RUBiS dealers facing injustice-JGRA boss
The Government's preoccupation with attracting and facilitating foreign-direct investments (FDI), at the expense of local business operators, is at the root of an ongoing impasse between the French-based RUBiS petroleum marketing company and its dealers, according to Leonard Green, president of the Jamaica Gasolene Retailers' Association (JGRA).
"If you dig down into this story, you could be unearthing one of the biggest injustices ever in commercial relationships in Jamaica," Green told The Gleaner on Tuesday.
He charged that RUBiS dealers are being subjected to unreasonable business practices and have no one to turn to for help, as the marketing company is operating with scant regard for local established business practices.
"For too long, successive governments have been concerned about FDIs rather than building our own capacity as a country and empowering Jamaican entrepreneurs," he told The Gleaner. "What we do is we divest our interests to all of these multinationals and leave our people at their will. So the truth of the matter is that the Government needs to do something about the relationship between the marketing companies and the dealers, who are all Jamaicans."
FRANCHISE FEE TRIPLED
Green charged that for years, petroleum-marketing companies have been abusing their exemption from the Rent Restriction Act, citing a 300 per cent increase in franchise fees which will have to be paid in American dollars as part of the new controversial contractual arrangement.
"So all that happens is that when the Government puts the spotlight on them, in terms of the margins they are pulling, all they do is raise the rent to the dealers and we can't do anything about it."
In addition, the dealers are being asked pay in advance for petroleum, even though RUBiS still enjoys a credit arrangement with the state-run oil refinery, Petrojam.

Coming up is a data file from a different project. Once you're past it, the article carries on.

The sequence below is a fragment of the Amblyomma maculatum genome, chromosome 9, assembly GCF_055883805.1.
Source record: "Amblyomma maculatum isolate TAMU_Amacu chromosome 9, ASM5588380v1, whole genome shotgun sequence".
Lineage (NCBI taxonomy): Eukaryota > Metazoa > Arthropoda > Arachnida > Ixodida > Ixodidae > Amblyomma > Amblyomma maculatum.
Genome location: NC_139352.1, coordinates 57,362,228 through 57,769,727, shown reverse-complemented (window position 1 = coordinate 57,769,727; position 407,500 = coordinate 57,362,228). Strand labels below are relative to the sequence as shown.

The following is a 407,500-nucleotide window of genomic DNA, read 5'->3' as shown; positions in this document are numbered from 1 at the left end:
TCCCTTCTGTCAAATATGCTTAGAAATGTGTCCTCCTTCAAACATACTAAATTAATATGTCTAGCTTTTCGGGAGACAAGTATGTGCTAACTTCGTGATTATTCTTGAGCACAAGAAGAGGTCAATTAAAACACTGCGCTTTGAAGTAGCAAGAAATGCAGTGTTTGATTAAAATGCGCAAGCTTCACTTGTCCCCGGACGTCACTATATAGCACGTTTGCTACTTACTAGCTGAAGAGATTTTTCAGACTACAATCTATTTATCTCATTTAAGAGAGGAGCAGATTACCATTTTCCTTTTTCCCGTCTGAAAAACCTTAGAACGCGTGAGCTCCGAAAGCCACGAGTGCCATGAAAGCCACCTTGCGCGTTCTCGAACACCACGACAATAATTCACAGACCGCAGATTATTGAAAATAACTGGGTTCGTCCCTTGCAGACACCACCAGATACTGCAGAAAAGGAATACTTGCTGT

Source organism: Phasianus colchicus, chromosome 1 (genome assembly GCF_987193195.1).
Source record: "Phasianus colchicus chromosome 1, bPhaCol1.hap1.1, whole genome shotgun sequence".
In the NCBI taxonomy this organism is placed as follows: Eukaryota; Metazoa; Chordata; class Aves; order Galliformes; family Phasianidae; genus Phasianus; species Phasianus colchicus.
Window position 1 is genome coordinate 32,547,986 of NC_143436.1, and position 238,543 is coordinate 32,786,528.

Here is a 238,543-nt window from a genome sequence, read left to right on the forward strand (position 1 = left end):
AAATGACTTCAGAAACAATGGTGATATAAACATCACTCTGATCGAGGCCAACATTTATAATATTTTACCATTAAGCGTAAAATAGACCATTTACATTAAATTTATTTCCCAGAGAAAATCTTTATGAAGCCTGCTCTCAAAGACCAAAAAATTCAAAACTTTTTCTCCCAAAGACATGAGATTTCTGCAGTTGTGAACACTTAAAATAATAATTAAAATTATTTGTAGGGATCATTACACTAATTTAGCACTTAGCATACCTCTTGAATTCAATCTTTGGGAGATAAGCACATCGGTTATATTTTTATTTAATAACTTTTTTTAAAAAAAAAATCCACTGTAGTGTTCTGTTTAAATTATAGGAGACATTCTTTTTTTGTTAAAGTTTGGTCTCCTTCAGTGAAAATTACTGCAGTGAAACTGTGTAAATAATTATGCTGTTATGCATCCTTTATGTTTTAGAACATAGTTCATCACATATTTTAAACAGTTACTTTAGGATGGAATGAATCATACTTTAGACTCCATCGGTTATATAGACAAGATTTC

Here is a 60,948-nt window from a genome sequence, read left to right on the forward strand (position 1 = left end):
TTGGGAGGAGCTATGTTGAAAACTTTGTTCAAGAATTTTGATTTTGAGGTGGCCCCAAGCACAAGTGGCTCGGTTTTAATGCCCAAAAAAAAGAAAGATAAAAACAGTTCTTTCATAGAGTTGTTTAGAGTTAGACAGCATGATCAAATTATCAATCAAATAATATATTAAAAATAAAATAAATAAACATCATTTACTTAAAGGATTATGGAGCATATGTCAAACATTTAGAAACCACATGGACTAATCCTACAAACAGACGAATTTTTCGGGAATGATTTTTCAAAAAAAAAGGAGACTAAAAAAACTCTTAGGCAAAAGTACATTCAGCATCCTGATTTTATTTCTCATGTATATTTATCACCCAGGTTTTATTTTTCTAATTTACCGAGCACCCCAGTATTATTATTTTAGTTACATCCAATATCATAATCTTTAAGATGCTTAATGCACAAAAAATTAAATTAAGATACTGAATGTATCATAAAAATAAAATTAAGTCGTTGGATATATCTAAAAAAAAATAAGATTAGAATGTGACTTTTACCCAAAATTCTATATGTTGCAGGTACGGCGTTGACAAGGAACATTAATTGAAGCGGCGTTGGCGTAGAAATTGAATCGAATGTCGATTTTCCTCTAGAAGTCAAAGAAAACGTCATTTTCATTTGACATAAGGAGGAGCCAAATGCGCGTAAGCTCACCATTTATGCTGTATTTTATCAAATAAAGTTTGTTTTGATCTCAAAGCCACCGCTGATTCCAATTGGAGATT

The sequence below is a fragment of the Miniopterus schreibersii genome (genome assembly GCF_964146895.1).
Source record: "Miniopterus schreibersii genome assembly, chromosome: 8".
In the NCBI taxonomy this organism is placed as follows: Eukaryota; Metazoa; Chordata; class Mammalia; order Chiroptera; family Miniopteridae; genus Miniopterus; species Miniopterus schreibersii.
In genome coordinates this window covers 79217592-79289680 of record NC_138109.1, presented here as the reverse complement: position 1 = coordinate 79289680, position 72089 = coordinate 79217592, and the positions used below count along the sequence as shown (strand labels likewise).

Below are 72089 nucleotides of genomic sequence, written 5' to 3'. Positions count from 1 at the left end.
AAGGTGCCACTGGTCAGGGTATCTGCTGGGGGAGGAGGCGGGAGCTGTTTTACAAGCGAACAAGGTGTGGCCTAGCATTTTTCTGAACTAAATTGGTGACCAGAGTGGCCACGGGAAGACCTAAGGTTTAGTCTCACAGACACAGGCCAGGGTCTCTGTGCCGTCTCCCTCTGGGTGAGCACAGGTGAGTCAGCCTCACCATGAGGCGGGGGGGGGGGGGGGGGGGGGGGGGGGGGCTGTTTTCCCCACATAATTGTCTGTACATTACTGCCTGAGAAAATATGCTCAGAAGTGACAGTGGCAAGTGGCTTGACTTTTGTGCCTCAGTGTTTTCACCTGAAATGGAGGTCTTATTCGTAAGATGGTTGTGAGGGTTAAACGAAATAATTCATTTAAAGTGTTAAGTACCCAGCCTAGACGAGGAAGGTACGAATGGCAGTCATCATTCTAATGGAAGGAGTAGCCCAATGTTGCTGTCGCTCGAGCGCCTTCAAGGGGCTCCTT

Then there is the requirement that dealers pay over an estimated two-month deposit of their electricity bill, to the petroleum company, which the JGRA president contends is illegal.
Describing the contract terms as one-sided and oppressive, Green said an appeal to Energy Minister Phillip Paulwell had yielded limited success.
He explained: "They wanted to implement on the 15th of December. However, Minister Paulwell intervened and asked them to reconsider, and the only thing that they have considered is extending the time until the end of December.
GOV'T INTENDS To PLAY ROLE
Meanwhile, Paulwell disclosed that, in further talks with RUBiS, he would be guided in part by the findings of an analysis of the petroleum industry conducted by the Fair Trading Commission (FTC).
"We do intend to play a role," he admitted. "Even though we do need to understand that the bottom line is that they are contracted parties and we don't want to, in any way, affect too much the situation with contracted parties.
However, the minister hinted that RUBiS's business practices would likely come under the microscope.
"We believe that there are some ground rules that people who are actually operating in Jamaica ought to abide by and we are also making sure that we can influence that based on some of the findings of the FTC.
Earlier, in a press release, the JGRA had declared that it "decries the rude and obnoxious treatment of RUBiS dealers by the management of their French-owned marketing company, RUBiS Energy Jamaica Limited".
The dealers have been flying black flags at the more than 50 RUBiS stations across the island, as a symbol of their rejection of the marketing company's pending decision and to bring public attention to the matter. The JGRA has advised that if RUBiS does not relent it will initiate a series of protest actions leading up to the start of the new year, which could culminate in a disruption of fuel sales.
The JGRA president said the woes of the original Shell dealers have been made worse by the rapid change of marketing companies which span at least three over the past five years - from Cool Petroleum, to the Antilles Group, and now RUBiS.